Method

Datasets were collected retrospectively from two ongoing studies (PiP and CARP) where T2 and T2* relaxometry data were available. Low risk pregnancies who subsequently delivered at term without additional risk factors (such as hypertensive disease, diabetes risk factors associated with preterm birth, or intrapartum adverse events such as maternal sepsis) were selected. T2 weighted anatomical imaging and multi-echo imaging for T2* mapping was undertaken on a 1.5T MR scanner. Datasets were post processed following in-house-developed pipelines to perform motion correction, T2* mapping and Deformable Slice to Volume Reconstruction in order to align T2* data with T2 anatomical images. Regions of interest containing the thymus were manually segmented on the resulting images to generate thymus volumes and mean thymus T2* values. Statistical analysis was performed in SPSS using Spearman’s coefficient to assess for correlation between mean T2* values and gestational age.

Results

12 cases were included at varying gestational ages from 27+2 to 36+6 weeks. All cases successfully underwent processing and segmentation described above. All women had normal pregnancy outcomes. Gestational age is positively correlated with an increasing thymus volume (Spearman’s coefficient 0.811, p<0.001). Mean T2* is consistent throughout gestation (Spearman’s coefficient 0.105, p=0.745). Figure demonstrates anatomically aligned images (from left to right) T2*, T2 and the segmented fetal thymus.

Conclusion

This study demonstrates the feasibility of T2* relaxometry of the thymus gland accounting for the effects of motion. We have demonstrated an increasing thymic volume and constant T2* values between 27 and 37 weeks gestation. This is likely to reflect similar metabolic requirements during this period. We hypothesise that metabolic requirements are likely to vary significantly during an infectious process and and the future this may represent a candidate marker to assess for the presence of fetal infection. Further work will be required to extensively map normal ranges throughout the whole of gestation and then compare findings with fetuses that subsequently deliver preterm.

Impact of second stage caesarean on preterm births in subsequent pregnancy: Study of 1000 cases over 10 years

PO19

Authors

Datta, Tamal1; Ramesh, Jayanth2; Viswanatha, Radhika1; Shehata, Hassan1; Ganapathy, Ramesh1

Presenter

Yuti Khare

Abstract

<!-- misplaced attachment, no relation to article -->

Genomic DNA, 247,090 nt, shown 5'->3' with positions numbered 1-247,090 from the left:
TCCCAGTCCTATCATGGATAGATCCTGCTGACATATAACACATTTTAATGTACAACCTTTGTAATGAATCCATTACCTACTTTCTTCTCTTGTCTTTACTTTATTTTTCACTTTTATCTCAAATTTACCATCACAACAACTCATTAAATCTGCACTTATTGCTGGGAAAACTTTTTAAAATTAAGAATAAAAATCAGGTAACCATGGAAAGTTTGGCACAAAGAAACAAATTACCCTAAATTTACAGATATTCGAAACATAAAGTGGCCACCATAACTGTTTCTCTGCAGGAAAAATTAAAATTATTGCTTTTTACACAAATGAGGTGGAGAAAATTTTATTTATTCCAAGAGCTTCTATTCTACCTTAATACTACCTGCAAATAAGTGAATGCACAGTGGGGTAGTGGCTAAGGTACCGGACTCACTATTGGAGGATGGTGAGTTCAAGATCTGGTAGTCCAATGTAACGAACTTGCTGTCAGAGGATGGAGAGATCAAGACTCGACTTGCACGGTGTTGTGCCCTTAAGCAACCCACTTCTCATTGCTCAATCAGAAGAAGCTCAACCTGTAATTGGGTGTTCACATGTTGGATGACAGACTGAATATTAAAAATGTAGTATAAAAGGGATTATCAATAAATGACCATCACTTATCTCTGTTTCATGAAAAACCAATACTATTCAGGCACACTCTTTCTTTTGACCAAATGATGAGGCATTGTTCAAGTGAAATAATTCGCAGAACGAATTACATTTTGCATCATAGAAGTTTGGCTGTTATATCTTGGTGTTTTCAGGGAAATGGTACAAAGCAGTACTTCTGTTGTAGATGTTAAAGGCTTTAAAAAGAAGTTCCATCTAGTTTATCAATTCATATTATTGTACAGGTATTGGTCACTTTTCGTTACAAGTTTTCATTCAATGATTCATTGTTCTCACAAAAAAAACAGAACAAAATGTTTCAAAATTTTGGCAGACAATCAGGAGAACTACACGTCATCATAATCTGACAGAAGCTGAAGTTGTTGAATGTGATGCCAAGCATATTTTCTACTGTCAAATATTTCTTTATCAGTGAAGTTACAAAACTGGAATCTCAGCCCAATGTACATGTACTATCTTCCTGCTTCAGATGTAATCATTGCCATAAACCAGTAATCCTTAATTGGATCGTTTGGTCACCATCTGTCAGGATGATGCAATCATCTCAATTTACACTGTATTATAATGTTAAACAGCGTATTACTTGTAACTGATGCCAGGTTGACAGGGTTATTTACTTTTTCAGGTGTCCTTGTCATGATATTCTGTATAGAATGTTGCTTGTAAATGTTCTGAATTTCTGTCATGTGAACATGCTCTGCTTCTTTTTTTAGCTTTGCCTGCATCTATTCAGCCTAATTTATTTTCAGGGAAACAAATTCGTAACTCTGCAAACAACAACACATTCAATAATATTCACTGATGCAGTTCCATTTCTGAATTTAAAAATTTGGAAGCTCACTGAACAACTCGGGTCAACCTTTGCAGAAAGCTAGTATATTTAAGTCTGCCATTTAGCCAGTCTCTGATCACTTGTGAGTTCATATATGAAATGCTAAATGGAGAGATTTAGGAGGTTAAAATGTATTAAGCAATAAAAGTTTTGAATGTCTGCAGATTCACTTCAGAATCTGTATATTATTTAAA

Background

Caesarean in the second stage of labour is performed in around 1.5-2% of deliveries. The hypothesis is that damage to the cervix secondary to surgery and/or pressure damage from the fetal head during labour predisposes women to a risk of preterm birth in subsequent pregnancies. This study evaluated gestational and demographic factors associated with the primary second stage caesarean, which had not been done in previous studies.

Method

This cohort study included only singleton births over a decade period and analysed all second stage caesareans that had a subsequent birth in our hospitals. Analysis included maternal demographics and risk factors in primary caesarean and studied outcomes in subsequent births including gestation at birth.

Results

During the study period, the hospitals had 50924 live singleton births. There were 984 (1.93%) births by caesarean in the second stage of labour. In this cohort, 300 women had subsequent births in our hospitals. We noted an 11%(n=33) rate of preterm births in subsequent pregnancies. However, when we excluded the women (n=9) who had a preterm caesarean at the first surgery, the incidence was similar to background rates of preterm births (7.72%). The cohort analysis also did not suggest an impact of age or ethnicity.

Conclusion

Preterm birth in subsequent pregnancies is increased in women who had a second stage caesarean in their previous birth, however this effect is not seen if the primary caesarean was performed before 36+6 weeks of gestation. Larger cohort studies are needed to confirm these findings. At present the evidence does not suggest second stage caesarean should be considered a risk factor for preterm birth in subsequent pregnancies.

Incidence of fetal loss prior to 24 weeks gestation in monochorionic and dichorionic twin pregnancies

PO16

Authors

Robyn Chilton, Dr Joanna Gent, Dr Kate Navaratnam, Dr Andrew Sharp

Presenter

Robyn Chilton

Abstract

Background

Twins have higher complication rates than their singleton counterparts. Monochorionic twins (MC) are at highest risk of adverse outcomes, largely due to shared vascular connections. We aimed to determine the incidence of loss of one or both twins in MC and dichorionic (DC) twin pregnancies prior to 24 weeks gestation.

Method

Electronic records were searched to identify twin pregnancies booked and delivered at Liverpool Women’s Hospital (Jan 2010-Nov 2020). Chorionicity and clinical data were collected from viewpoint and scanned notes. Higher order multiple pregnancies and MCMA twin pregnancies were excluded. The cohort data was coded and analysed using SPSS software and stratified by chorionicity. Data were further divided into two live twins, loss of one, or loss of both twins <24 weeks gestation.

Results